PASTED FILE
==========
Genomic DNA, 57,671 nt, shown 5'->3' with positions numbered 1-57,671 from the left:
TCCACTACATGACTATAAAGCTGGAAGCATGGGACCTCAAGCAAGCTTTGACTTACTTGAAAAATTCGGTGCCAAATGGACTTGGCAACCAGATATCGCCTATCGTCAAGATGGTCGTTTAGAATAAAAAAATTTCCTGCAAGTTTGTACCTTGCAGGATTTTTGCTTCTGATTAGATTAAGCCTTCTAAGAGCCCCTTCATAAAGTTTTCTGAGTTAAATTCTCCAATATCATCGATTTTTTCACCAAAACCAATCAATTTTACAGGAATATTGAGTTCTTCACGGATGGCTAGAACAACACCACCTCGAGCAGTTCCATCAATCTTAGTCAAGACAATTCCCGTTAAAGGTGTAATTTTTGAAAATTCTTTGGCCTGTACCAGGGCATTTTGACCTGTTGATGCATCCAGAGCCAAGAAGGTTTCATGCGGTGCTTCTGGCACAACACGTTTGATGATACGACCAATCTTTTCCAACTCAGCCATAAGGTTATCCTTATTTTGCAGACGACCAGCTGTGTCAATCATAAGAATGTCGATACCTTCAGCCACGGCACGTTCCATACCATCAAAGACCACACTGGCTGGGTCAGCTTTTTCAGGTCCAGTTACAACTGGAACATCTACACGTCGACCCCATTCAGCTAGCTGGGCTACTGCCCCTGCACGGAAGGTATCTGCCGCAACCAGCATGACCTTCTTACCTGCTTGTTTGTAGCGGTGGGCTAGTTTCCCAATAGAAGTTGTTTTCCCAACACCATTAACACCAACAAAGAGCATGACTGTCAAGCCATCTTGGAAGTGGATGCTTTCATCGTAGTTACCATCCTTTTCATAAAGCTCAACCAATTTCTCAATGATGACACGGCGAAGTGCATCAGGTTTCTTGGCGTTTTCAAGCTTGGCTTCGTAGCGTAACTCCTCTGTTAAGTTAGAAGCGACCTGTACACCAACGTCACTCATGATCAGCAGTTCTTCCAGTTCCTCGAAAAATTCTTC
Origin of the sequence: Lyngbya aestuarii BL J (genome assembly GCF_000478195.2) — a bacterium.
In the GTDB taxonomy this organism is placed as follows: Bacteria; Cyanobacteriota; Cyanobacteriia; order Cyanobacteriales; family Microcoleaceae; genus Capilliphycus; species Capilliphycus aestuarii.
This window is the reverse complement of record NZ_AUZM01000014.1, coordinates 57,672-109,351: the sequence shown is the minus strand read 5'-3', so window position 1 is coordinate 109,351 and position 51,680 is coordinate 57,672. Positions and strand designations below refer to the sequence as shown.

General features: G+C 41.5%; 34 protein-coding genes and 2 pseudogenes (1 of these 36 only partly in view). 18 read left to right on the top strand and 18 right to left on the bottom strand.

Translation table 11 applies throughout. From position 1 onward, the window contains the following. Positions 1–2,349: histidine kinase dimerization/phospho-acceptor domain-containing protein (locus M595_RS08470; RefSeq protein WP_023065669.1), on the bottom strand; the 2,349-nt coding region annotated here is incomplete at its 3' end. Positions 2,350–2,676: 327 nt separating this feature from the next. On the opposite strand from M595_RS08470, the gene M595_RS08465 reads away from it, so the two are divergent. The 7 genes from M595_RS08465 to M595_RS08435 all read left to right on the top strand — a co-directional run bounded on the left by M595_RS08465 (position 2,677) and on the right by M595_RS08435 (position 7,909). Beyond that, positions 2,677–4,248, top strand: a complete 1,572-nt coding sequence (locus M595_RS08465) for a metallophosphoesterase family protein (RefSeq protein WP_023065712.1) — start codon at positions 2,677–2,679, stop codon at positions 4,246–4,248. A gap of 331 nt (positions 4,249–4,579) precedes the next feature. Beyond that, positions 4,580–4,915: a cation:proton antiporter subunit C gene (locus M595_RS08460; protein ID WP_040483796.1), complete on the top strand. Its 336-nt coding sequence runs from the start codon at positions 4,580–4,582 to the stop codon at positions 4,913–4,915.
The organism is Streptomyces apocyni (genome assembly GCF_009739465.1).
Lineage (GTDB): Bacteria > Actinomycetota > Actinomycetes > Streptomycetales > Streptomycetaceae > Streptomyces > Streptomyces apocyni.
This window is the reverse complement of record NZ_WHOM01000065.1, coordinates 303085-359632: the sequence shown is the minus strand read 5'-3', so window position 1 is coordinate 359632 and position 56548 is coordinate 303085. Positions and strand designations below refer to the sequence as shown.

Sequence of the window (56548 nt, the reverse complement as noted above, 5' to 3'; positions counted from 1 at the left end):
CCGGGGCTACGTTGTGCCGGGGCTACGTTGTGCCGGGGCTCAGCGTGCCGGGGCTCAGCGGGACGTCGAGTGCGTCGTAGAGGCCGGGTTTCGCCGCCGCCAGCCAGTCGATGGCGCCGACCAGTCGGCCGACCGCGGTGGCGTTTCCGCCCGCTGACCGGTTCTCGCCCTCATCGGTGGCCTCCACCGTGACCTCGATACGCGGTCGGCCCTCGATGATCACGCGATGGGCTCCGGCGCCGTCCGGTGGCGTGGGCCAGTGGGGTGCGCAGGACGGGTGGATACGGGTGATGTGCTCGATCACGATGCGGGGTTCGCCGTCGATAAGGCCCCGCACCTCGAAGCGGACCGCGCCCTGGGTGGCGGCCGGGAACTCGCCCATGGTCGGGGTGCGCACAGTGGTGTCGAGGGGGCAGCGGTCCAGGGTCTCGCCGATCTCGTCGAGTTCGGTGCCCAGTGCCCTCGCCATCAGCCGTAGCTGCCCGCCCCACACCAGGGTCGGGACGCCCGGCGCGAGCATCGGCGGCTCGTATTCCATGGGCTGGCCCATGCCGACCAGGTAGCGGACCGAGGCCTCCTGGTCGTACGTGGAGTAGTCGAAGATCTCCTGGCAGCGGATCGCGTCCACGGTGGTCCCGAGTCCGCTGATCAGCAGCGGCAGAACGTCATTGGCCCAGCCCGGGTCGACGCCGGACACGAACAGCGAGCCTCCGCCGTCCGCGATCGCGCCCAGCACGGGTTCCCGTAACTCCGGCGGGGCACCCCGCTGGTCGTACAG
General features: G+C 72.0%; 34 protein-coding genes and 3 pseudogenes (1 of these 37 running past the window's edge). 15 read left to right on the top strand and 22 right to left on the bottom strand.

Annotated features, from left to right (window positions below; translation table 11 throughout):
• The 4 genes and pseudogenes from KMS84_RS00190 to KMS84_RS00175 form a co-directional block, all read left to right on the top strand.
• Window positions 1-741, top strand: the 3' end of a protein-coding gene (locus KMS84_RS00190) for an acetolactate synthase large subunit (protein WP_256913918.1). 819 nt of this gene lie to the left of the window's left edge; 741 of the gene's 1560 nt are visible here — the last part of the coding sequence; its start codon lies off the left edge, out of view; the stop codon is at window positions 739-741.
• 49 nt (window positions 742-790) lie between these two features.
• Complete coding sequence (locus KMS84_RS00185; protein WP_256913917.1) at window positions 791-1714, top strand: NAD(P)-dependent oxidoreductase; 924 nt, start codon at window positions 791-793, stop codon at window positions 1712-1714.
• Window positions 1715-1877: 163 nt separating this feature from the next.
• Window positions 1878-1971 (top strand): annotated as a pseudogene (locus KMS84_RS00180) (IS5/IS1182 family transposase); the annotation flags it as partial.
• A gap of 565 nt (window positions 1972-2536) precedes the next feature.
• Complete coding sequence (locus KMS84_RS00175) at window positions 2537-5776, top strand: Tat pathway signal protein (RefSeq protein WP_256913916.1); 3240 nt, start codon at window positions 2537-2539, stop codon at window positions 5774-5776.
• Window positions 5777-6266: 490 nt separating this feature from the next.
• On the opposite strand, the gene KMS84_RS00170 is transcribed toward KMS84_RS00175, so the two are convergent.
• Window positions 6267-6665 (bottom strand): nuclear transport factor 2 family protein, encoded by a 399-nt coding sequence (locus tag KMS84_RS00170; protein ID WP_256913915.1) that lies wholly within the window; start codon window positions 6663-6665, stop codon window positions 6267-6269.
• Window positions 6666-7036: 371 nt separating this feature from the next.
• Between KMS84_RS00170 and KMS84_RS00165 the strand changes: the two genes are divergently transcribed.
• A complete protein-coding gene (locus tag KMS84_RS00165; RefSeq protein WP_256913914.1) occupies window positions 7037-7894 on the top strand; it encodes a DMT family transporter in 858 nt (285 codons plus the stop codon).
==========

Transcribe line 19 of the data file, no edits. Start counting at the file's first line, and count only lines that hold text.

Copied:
• Window positions 1715-1877: 163 nt separating this feature from the next.